I bought my first car in 2013. I did my homework, decided what features mattered to me, and finally threw down the largest check I've ever written on a brand-spanking-new Mazda 3Gi hatchback. Buying that particular car assured I wouldn't win any drag races, but I was more interested in the fuel economy ratings: 39 mpg on the highway and 28 mpg in the city.
Problem is, even if I drive "perfectly" on long road trips, I'm lucky to max out at 34 mpg between fill-ups, which amounts to a difference of 60 miles per tank! You might have a similar experience and be asking the same question: "What gives?" Well, we're not alone.
The U.S. Environmental Protection Agency has asked that same question after an increased rate of "gotchas!" in the last two years. After finding major discrepancies between reported and real-world fuel economy, the agency forced Ford (NYSE:F) to knockdown the advertised fuel economy for its ultra-efficient C-Max Hybrid, and handed Kia and Hyundai fines totaling $300 million for infractions across their model lineups. The hefty fines served as a wake-up call to automakers, but the EPA is now introducing more permanent changes to guidelines governing the new vehicle testing that ultimately determines the fuel economy reported to consumers.
While the move could protect consumers purchasing new vehicles, it could also expose automakers that haven't fully complied with the guidelines in previous years in an attempt to keep up with ambitious Corporate Average Fuel Economy standards. In other words, this could get interesting -- or scary -- for investors.
What's happening to testing guidelines?
For the first time in over 10 years, the EPA is updating guidelines automakers use to determine vehicle fuel economy -- this will land for model-year 2017 vehicles, or those that go on sale in 2016. As it turns out, the agency is learning from recent infractions. One of the big complaints from Kia and Hyundai was that testing guidelines were too vague, which created the opportunity for discrepancies (in this case, sizable discrepancies) in reported fuel economy and real-world fuel economy. Well, be careful what you wish for.
The biggest guideline changes cover how test vehicles are prepared for testing. Starting next year, vehicles must be warmed up for 30 minutes and have roughly 4,000 miles. Both changes are aimed at better reflecting real-world conditions for data generated from the "coast down" test, which measures aerodynamic drag and tire rolling resistance as a vehicle slows from 70 mph (now lowered to 50 mph). These metrics are ultimately used to determine fuel economy.
In the near future, the EPA might also close the loophole that allowed Ford to initially report a combined fuel economy rating of 47 mpg for its C-Max Hybrid before lowering it to 43 mpg. The Blue Oval didn't actually do anything wrong, since current guidelines allow automakers to slap tested fuel economy from one vehicle onto another if both are the same size and have the same engine and powertrain.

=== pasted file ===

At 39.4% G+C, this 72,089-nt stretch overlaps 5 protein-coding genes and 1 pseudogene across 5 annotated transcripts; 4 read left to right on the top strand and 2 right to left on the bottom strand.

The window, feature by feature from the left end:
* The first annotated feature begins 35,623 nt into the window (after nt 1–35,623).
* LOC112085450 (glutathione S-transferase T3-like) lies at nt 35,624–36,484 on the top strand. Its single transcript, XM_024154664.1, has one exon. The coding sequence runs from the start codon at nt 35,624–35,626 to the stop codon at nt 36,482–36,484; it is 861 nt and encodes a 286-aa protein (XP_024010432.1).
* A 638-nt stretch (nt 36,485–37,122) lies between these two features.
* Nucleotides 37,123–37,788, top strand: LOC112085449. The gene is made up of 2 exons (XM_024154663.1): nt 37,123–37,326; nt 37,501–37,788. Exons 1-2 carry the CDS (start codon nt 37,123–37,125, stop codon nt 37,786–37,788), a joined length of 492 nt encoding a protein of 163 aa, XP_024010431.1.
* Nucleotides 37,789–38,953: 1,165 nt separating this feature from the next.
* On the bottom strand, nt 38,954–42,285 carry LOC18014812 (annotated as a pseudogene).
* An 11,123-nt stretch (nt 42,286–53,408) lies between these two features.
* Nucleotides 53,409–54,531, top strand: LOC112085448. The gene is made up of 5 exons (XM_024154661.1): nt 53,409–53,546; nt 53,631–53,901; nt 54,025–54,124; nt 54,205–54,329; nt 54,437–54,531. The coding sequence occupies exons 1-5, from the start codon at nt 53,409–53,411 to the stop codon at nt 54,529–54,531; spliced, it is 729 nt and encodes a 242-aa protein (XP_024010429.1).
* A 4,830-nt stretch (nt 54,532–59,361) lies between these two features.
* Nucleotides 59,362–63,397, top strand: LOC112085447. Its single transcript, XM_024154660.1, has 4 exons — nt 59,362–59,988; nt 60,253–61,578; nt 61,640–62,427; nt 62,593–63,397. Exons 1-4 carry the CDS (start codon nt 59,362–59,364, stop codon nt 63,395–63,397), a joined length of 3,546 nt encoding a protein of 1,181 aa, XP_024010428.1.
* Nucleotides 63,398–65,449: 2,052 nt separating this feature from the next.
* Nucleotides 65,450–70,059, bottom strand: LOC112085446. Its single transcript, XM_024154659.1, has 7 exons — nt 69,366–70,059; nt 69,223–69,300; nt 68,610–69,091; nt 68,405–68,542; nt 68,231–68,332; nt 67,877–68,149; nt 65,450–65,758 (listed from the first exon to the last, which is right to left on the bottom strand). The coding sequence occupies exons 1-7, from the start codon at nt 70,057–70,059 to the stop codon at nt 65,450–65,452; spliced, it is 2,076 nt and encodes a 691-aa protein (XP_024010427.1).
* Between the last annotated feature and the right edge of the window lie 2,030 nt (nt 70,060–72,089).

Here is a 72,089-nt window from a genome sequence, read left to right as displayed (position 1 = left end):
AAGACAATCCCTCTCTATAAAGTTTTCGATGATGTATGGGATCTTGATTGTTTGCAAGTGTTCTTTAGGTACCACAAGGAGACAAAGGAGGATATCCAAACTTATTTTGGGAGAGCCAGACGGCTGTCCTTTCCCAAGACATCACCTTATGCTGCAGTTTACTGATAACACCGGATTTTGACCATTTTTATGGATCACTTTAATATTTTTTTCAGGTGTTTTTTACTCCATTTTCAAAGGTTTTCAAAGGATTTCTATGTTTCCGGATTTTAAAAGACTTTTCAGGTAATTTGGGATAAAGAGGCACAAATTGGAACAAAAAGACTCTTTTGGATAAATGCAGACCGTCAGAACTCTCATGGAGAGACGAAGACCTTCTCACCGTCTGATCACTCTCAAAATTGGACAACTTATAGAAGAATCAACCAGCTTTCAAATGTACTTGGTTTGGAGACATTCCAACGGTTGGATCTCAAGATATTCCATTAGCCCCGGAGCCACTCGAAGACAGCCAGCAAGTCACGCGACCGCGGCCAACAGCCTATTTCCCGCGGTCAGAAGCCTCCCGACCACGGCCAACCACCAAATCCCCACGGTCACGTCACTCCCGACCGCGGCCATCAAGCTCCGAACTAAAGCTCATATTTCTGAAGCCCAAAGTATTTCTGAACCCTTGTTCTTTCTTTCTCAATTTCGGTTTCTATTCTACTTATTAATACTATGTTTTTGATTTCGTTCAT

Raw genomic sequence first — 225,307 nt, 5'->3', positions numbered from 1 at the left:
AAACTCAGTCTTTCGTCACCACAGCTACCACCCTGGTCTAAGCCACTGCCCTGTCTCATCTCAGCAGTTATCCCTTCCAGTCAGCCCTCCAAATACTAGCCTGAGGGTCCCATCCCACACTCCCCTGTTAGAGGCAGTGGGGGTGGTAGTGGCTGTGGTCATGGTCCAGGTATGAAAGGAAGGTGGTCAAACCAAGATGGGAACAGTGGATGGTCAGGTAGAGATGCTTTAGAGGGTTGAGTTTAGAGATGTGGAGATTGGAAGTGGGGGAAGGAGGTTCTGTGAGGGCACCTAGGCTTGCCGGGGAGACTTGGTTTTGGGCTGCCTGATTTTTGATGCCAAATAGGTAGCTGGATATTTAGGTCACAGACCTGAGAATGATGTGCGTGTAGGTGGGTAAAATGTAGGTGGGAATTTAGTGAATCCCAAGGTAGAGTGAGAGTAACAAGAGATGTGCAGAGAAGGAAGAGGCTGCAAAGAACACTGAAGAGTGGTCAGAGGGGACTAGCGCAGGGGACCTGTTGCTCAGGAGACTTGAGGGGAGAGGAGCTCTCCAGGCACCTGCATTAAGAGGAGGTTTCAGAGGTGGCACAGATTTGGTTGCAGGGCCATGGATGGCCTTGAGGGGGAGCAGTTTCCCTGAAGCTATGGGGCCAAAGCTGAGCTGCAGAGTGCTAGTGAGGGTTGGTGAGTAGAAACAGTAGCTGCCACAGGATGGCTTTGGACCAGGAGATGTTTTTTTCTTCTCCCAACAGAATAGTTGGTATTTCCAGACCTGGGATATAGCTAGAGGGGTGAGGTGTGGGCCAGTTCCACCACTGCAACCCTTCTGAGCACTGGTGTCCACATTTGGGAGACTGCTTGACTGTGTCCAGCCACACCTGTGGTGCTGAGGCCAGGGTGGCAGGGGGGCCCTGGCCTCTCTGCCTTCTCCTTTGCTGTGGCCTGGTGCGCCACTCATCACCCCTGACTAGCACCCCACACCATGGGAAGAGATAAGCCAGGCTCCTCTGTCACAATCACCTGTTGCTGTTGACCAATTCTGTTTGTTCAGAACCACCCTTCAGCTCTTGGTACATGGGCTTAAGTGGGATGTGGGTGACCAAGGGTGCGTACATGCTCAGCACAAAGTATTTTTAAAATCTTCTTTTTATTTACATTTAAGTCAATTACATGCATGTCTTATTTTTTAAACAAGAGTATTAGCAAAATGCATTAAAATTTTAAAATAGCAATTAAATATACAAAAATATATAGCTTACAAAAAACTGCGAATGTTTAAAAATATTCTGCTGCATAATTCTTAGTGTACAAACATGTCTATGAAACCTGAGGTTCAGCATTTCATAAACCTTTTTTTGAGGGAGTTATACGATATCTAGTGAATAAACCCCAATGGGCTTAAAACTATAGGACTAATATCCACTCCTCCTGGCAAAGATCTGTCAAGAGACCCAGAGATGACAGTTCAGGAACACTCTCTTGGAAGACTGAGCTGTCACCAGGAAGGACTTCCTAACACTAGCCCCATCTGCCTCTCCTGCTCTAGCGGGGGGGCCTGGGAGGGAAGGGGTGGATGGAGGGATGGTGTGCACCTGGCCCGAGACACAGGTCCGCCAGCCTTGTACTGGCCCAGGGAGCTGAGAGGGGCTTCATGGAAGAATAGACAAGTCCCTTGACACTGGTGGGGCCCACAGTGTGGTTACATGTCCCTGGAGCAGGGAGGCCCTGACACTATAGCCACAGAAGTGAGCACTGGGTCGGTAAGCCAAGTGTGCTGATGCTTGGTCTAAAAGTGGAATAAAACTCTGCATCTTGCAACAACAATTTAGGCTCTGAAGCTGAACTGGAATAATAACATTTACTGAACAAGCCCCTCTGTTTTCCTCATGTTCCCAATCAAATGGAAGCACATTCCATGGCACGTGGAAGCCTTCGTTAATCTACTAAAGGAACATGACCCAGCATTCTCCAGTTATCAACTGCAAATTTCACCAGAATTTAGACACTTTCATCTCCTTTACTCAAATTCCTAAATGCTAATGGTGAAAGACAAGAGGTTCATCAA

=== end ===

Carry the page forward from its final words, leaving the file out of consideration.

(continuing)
It's important to note that there's a difference between regulatory guidelines and rules. The former are technically voluntary, meaning infractions can only be exposed through audits, while the latter can take several years to propose, introduce, and enforce. Thus, the EPA decided not to draft a new rule because it wanted a more immediate solution and believes random audits will be sufficient to enforce the guideline changes.
Why does this matter for investors?
The guideline changes are really just clarifications on how the EPA expects the tests to be conducted, since previous rules didn't explicitly spell out expectations. In other words, if automakers complied with the tests before, then there shouldn't be any reason to worry. But while the EPA maintains most automakers do in fact follow the guidelines, the agency only knows if these companies are in compliance if it has randomly selected a vehicle for an audit.
These stricter guidelines, while still voluntary, could expose automakers that don't share the same attention to detail. For instance, let's say a model-year 2016 vehicle was rated at a combined fuel economy of 33 mpg, but the model-year 2017 version reports 29 mpg. This could force the EPA to conduct a not-so-random audit and potentially discover some not-so-encouraging results. That could lead to bad press, lost vehicle sales, big fines, and punished stock prices in a worst-case scenario.
Unfortunately, investors have no way of knowing if an automaker they own will be affected. Of course, it's difficult to imagine that any automaker has managed to fool the EPA for years in a selfish attempt to give the appearance that it was on its way to meeting ambitious CAFE standards. So while the new guidelines could expose out-of-compliance vehicles and automakers, I don't think investors should brace for a worst-case scenario.